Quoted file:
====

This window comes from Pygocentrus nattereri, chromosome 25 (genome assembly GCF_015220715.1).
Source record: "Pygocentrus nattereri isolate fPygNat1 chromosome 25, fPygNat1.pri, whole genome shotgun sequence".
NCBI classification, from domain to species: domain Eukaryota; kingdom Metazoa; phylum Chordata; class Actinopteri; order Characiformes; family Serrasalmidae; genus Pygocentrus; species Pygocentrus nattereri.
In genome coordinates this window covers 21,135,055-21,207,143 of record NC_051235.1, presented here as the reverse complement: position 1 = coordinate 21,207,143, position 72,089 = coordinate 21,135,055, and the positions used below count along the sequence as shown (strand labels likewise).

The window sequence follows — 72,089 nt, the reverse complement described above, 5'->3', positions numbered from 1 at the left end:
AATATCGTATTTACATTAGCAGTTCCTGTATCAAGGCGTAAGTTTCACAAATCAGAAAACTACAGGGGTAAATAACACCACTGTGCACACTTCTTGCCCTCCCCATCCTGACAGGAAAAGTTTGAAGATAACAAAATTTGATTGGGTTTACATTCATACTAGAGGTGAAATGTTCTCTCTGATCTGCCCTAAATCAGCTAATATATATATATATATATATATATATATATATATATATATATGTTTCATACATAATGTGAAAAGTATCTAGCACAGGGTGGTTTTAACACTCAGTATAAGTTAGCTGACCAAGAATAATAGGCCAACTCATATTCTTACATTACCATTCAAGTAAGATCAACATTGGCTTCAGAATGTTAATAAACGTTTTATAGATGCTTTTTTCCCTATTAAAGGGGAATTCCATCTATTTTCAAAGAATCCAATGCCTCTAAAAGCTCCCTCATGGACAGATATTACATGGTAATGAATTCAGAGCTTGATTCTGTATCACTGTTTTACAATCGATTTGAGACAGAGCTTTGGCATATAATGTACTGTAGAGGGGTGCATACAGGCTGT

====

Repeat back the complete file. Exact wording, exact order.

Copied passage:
This window comes from Pygocentrus nattereri, chromosome 25 (genome assembly GCF_015220715.1).
Source record: "Pygocentrus nattereri isolate fPygNat1 chromosome 25, fPygNat1.pri, whole genome shotgun sequence".
NCBI classification, from domain to species: domain Eukaryota; kingdom Metazoa; phylum Chordata; class Actinopteri; order Characiformes; family Serrasalmidae; genus Pygocentrus; species Pygocentrus nattereri.
In genome coordinates this window covers 21,135,055-21,207,143 of record NC_051235.1, presented here as the reverse complement: position 1 = coordinate 21,207,143, position 72,089 = coordinate 21,135,055, and the positions used below count along the sequence as shown (strand labels likewise).

The window sequence follows — 72,089 nt, the reverse complement described above, 5'->3', positions numbered from 1 at the left end:
AATATCGTATTTACATTAGCAGTTCCTGTATCAAGGCGTAAGTTTCACAAATCAGAAAACTACAGGGGTAAATAACACCACTGTGCACACTTCTTGCCCTCCCCATCCTGACAGGAAAAGTTTGAAGATAACAAAATTTGATTGGGTTTACATTCATACTAGAGGTGAAATGTTCTCTCTGATCTGCCCTAAATCAGCTAATATATATATATATATATATATATATATATATATATATATATGTTTCATACATAATGTGAAAAGTATCTAGCACAGGGTGGTTTTAACACTCAGTATAAGTTAGCTGACCAAGAATAATAGGCCAACTCATATTCTTACATTACCATTCAAGTAAGATCAACATTGGCTTCAGAATGTTAATAAACGTTTTATAGATGCTTTTTTCCCTATTAAAGGGGAATTCCATCTATTTTCAAAGAATCCAATGCCTCTAAAAGCTCCCTCATGGACAGATATTACATGGTAATGAATTCAGAGCTTGATTCTGTATCACTGTTTTACAATCGATTTGAGACAGAGCTTTGGCATATAATGTACTGTAGAGGGGTGCATACAGGCTGT